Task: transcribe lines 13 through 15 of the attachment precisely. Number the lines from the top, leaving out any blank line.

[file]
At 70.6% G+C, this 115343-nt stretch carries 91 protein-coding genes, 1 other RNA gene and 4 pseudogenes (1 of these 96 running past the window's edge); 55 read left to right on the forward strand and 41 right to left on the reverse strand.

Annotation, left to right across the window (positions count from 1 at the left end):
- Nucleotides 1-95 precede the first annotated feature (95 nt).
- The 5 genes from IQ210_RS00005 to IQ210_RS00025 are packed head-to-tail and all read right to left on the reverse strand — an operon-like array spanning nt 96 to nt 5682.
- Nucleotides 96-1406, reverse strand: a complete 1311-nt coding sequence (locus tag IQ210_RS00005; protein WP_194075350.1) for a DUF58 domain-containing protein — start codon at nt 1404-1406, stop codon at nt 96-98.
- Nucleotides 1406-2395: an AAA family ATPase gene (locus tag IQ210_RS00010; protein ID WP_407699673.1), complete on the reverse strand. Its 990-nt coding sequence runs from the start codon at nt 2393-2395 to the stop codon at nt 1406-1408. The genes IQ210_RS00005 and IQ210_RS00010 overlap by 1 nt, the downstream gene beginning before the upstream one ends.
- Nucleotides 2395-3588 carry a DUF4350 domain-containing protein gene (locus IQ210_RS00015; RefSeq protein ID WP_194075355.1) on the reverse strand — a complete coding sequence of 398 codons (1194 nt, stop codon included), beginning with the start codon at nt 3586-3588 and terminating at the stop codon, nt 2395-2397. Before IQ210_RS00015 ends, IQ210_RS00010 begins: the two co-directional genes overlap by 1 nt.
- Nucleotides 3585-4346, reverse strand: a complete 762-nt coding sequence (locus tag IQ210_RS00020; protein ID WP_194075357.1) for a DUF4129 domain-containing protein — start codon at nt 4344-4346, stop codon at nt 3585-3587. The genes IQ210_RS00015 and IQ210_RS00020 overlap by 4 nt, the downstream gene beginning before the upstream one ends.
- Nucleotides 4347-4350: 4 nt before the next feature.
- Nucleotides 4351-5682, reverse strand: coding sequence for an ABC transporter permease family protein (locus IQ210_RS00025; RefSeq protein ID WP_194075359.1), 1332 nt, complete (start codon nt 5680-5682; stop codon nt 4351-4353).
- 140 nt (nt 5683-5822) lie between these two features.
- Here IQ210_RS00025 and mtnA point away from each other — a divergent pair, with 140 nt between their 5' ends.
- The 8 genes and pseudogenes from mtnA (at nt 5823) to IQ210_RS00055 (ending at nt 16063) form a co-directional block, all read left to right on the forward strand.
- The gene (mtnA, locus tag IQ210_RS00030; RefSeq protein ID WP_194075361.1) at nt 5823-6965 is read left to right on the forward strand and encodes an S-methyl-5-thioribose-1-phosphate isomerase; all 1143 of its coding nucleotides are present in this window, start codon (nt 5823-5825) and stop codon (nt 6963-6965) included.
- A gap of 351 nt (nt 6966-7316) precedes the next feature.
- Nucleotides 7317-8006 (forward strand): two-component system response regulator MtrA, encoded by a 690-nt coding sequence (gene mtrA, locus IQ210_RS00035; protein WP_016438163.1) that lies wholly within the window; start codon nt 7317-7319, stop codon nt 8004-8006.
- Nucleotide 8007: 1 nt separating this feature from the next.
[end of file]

- The 8 genes and pseudogenes from mtnA (at nt 5823) to IQ210_RS00055 (ending at nt 16063) form a co-directional block, all read left to right on the forward strand.
- The gene (mtnA, locus tag IQ210_RS00030; RefSeq protein ID WP_194075361.1) at nt 5823-6965 is read left to right on the forward strand and encodes an S-methyl-5-thioribose-1-phosphate isomerase; all 1143 of its coding nucleotides are present in this window, start codon (nt 5823-5825) and stop codon (nt 6963-6965) included.
- A gap of 351 nt (nt 6966-7316) precedes the next feature.